But forsomuch as we have entered into the mention of monks and nuns, and of their profession, which I see so greatly in our monkish stories commended, lest perhaps the simple reader may be deceived thereby, in hearing the name of monks in all histories of time to be such an ancient thing in Christian life, (even from the primitive church after the apostles' time,) both commonly recited and well received, therefore to help the judgment of the ignorant, and to prevent all error herein, it shall not be unprofitable, in following the present occa sion here given, (by way of a little digression,) to intermeddle somewhat concerning the original institution of monks, what they were in the old time which were called Monachi, wherein the monks of the primitive time did differ from the monks of the middle time, and from these our monks now of this later age; moreover, wherein all these three do differ from priests, (as we call them,) and from men of the clergy. Wherefore to answer to the superstitious scruple of such, which allege the old antiquity of the name and title of monks, first, I grant the name and order of monks to be of old continuance, during near from the time of three hundred years after Christ. Of whom divers old authors do record, as Augustinus, Hieronymus, Basilius Magnus, who was also himself one of the first institutors and commenders of that superstition, Chrysostomus, Nazianzenus, Euagrius, Sozomenus, Dionysius, and divers others. In the number of these monks (which then were divided into hermits or anchorites, and into C?nobites) were Antoninus, Paulus, Johannes, with divers other recluses. Among the which was Hierom, Basil, Macharius, Isidorus, Pambus, Nilammon, Simeon, with infinite others, both in Palestina, Syria, Thebaide, Mesopotamia, in Egypt, in Africa, and in Scythia. Insomuch that Cassianus maketh mention of a certain monastery in Thebaide, wherein were above five thousand monks under the government of one abbot. And here also in England mention is made before of Bangor, wherein were two thousand and two hundred monks under one man's ruling, in the year of our Lord 596. Whereby it appeareth that monks were then, and two hundred years before, in the primitive time of the church. But what monks these were is to be considered; such as either by tyranny of persecution were driven into solitary and desert places; or else such as, not con strained of any, but of their own voluntary devotion, (joined with some superstition among, for the love they had unto spiritual contemplation, and for hatred of the wicked world,) withdrew themselves from all company, either having nothing to themselves proper, or else all things common with others. And all these were then nothing else but laymen; of which laymen there were two sundry sorts, one of the vulgar and common people, which only were partakers of the sacraments; the other, in following a monastical kind of life, were called monks, (being nothing but laymen,) leading a more severe and stricter trade of life than the others, as appears from the following words of Augustine, "One thing pertaineth to monks, another thing unto them of the clergy; they of the clergy feed their flock, I am fed," &c. Also the same appeareth likewise by the fourth canon of the Council of Chaleedon, where it is provided that monks should not intermeddle with matters of the church.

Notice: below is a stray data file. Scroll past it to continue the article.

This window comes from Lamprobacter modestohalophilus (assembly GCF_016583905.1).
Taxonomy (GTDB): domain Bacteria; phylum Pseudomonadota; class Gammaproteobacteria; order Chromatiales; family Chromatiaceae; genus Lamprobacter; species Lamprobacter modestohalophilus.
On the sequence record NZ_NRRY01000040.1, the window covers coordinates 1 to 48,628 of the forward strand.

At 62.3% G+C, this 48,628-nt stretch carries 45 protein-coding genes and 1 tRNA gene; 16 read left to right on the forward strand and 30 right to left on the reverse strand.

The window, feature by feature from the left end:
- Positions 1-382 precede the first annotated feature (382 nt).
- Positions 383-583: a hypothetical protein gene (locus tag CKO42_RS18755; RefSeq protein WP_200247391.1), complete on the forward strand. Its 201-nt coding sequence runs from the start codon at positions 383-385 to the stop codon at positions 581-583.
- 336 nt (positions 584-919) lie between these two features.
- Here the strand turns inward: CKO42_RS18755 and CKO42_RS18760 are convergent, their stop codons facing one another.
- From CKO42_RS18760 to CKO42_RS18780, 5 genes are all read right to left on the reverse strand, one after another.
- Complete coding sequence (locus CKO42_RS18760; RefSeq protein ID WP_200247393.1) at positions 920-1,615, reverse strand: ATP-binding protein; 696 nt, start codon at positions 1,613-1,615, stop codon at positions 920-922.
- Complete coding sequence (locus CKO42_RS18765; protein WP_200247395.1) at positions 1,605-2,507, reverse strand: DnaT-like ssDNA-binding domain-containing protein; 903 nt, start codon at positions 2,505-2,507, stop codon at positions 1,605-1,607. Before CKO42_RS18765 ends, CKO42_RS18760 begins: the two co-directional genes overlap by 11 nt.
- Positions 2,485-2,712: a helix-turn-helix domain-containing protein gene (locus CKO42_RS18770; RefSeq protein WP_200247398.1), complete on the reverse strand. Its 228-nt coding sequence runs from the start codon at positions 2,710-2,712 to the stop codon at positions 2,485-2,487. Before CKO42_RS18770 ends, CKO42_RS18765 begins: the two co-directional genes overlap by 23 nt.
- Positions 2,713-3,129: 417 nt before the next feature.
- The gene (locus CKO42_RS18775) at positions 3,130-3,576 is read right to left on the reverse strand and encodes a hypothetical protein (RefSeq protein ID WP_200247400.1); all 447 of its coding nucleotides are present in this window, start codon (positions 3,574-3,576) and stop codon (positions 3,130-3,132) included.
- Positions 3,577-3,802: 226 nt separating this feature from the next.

By these foresaid authors alleged, it is evident that monks in the former age of the church, albeit they lived a solitary life, yet they were then no other but only laymen, differing from priests, and differing from the other monks which succeeded them afterwards in the middle age of the church, and that in three points: First, they were tied and bound to no prescript form either of diet or apparel, or any thing else, as we may see testified by the words of St. Augustine. And Sozomen, speaking of the monks of the same time, which in cities had separate mansions from others, saith, Some live in cities, so behaving themselves as seeming nothing worth, and they differed nothing from the multitude, &c. The second point wherein they were discrepant from the later monks was, in that they remained no other but in the order of laymen, (only being of it stricter life than the rest,) and had nothing to do in matters and charges ecclesiastical; which was afterward broken by Pope Boniface the Fourth, as followeth (the Lord willing) to be seen and said. Thirdly, the foresaid monks of that age, albeit the most part of them lived sole and single from wives, yet some of them were married; certes none of them were forbidden or restrained from marriage. Of such as were married speaketh Athanasius; who saith that he knew both monks and bishops married men, and fathers of children, &c.